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People v. Griffin

Court of Appeals of Illinois, Second District

August 22, 2013

STEPHEN E. GRIFFIN, Defendant-Appellant.

Appeal from the Circuit Court of Kane County. No. 92-CF-239 Honorable Timothy Q. Sheldon and James T. Doyle, Judges, Presiding.

JUSTICE McLAREN delivered the judgment of the court, with opinion. Presiding Justice Burke and Justice Spence concurred in the judgment and opinion.



¶ 1 Defendant, Stephen E. Griffin, appeals from the trial court's order dismissing his pro se petition for postconviction relief. We reverse and remand for further proceedings.


¶ 3 Defendant was charged with one count of first-degree murder (Ill. Rev. Stat. 1989, ch. 38, ¶ 9-1(a)(1) (now 720 ILCS 5/9-1(a)(1) (West 2012)) in the shooting death of Michael Brown, who was found unresponsive and bleeding from the head on the side of Kautz Road at 9:55 p.m. on February 5, 1992. At a jury trial, Judge James T. Doyle presiding, only one witness testified that he saw Brown get shot. Anthony Gibson testified that he, along with Brown and codefendant Perez Funches, were in a car driven by defendant.[1] Defendant ordered Brown out of the car, and defendant and Funches walked to the back of the car, while Gibson remained inside. Gibson heard four or five gunshots and saw defendant standing behind Funches as Funches fired a gun straight down from a kneeling position. Defendant testified that he had been out with Funches, Brown, Neal, and Gibson on the night of February 5 but went to his mother's house at around 9:30 p.m. He then borrowed his cousin's car and drove to the house of Paula Thomas; he arrived there at about 10 p.m. and spent the night there. He met with Funches and Gibson the following night and helped them dispose of the gun that Funches told him had been used to kill Brown. Defendant denied being present when Brown was killed.

¶ 4 The jury found defendant guilty, and the trial court sentenced him to a term of 60 years in prison. This court affirmed both the conviction and the sentence in People v. Griffin, No. 2-95-1249 (1997) (unpublished order under Supreme Court Rule 23), and our supreme court denied leave to appeal (People v. Griffin, 176 Ill.2d 582 (1998) (table)).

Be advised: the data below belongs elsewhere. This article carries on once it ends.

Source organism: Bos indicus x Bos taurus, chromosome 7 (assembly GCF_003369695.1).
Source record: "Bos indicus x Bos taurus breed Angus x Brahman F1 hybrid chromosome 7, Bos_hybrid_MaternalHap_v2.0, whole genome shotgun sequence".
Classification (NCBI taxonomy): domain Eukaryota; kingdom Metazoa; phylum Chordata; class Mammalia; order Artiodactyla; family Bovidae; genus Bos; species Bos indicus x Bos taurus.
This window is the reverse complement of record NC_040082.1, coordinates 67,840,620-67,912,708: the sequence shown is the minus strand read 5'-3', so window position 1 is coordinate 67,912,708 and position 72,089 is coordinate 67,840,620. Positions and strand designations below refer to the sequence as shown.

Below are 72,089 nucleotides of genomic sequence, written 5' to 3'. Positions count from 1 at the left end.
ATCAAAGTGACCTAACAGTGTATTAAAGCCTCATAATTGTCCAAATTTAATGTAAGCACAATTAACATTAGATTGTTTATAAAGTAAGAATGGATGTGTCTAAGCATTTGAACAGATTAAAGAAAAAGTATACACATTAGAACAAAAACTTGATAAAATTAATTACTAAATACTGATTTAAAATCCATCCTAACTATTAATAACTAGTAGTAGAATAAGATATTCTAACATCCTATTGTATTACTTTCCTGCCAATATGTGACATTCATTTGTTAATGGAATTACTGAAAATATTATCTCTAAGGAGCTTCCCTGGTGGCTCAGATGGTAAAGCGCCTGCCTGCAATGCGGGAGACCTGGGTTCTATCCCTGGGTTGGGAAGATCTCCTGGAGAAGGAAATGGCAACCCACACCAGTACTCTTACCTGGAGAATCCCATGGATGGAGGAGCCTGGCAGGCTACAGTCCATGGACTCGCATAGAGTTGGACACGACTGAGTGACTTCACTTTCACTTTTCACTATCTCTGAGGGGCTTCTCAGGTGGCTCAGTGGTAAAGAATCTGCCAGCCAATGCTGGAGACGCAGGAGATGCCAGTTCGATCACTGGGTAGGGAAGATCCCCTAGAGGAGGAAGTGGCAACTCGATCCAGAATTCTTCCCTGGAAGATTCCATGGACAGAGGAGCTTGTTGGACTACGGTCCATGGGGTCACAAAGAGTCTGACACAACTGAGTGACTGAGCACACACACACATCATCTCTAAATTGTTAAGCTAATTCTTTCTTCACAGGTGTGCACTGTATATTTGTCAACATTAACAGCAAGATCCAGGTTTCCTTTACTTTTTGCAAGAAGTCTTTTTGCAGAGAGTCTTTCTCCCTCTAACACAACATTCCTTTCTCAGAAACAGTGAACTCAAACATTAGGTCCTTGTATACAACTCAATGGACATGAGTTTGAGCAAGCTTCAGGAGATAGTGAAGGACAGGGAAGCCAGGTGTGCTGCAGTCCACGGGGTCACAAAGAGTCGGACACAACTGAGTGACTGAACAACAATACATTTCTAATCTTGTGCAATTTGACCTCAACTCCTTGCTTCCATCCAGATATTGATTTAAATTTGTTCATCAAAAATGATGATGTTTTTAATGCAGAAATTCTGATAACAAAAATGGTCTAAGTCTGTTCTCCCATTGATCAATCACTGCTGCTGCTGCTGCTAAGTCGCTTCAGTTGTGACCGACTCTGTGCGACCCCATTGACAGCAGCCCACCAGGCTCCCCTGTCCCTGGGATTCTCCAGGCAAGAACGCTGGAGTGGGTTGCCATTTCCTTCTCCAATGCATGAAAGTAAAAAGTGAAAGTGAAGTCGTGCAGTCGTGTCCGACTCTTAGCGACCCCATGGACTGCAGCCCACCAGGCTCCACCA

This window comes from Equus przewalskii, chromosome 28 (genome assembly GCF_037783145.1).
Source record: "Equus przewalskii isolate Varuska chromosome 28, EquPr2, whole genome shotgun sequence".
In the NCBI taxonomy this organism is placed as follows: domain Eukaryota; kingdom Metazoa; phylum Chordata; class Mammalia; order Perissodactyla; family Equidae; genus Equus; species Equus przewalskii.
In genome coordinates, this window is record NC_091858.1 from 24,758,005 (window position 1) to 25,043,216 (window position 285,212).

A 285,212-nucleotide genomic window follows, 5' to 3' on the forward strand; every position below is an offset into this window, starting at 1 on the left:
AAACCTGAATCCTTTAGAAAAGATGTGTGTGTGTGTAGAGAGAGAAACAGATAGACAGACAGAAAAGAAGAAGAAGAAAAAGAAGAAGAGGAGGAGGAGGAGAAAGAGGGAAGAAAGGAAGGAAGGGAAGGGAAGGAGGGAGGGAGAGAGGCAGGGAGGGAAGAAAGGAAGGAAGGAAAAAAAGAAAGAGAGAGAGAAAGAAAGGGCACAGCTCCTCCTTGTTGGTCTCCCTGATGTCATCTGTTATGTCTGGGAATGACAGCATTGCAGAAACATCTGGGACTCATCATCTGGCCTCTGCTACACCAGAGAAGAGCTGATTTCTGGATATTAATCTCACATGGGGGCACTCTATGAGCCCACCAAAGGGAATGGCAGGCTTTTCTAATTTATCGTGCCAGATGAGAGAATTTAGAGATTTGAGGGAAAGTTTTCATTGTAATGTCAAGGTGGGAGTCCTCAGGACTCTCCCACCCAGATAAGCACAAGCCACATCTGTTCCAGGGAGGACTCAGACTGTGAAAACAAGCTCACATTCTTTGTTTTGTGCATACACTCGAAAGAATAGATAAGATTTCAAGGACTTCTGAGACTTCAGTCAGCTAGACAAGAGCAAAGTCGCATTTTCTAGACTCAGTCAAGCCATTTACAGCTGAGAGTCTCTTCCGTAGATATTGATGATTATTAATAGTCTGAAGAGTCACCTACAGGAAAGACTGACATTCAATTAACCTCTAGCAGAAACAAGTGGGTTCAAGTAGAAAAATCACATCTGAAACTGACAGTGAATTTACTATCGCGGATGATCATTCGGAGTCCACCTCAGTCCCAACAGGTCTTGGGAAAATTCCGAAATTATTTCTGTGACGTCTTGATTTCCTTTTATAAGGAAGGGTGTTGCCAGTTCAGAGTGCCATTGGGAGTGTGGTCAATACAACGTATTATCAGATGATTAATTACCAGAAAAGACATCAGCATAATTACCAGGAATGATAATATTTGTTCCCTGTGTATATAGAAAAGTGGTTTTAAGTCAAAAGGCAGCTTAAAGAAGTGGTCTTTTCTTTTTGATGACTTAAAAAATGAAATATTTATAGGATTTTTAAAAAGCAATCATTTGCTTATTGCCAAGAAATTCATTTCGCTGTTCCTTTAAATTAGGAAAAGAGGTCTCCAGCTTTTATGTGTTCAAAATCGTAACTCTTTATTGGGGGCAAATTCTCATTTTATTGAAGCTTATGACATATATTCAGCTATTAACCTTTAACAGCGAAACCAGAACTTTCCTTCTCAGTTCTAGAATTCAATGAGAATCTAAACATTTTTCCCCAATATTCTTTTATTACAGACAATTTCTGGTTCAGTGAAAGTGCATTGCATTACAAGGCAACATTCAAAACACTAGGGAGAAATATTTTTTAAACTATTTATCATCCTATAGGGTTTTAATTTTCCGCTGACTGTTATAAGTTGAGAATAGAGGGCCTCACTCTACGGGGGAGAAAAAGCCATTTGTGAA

¶ 5 Defendant then filed a pro se petition for postconviction relief pursuant to the Post-Conviction Hearing Act (Act) (725 ILCS 5/122-1 et seq. (West 1998)). Defendant's proof of service was dated August 25, 1998. Although the petition was file-stamped October 1, 1998, the record contains a trial court order, dated and file-stamped September 16, 1998, continuing the case until October 1 for status on the petition. In his petition, defendant alleged: (1) that the State suborned perjury by Gibson and Neal in their trial testimony, especially regarding what they received in return for their testimony; (2) ineffective assistance of counsel for (a) failure to offer in evidence telephone records to impeach Gibson and (b) failure to poll the jury and to tell the court that two jurors later told counsel that they did not believe that defendant was guilty but the jury room was too cold and they did not want to stay overnight because of an upcoming holiday weekend; and (3) that the State withheld exculpatory evidence. Defendant attached a February 17, 1992, unsworn handwritten "voluntary statement" from Funches, who had not testified at defendant's trial, in which Funches stated that he would testify that defendant was not present at Brown's killing, had no knowledge of it, and was not involved in the planning or ordering of it. Defendant also filed a motion for an evidentiary hearing and appointment of counsel; while defendant dated the motion August 25, 1998, it was file-stamped October 1, 1998. In a written order dated by hand September 17, 1998, and file-stamped October 1, 1998, Judge Doyle found the petition to be "without merit and patently frivolous" and dismissed the petition.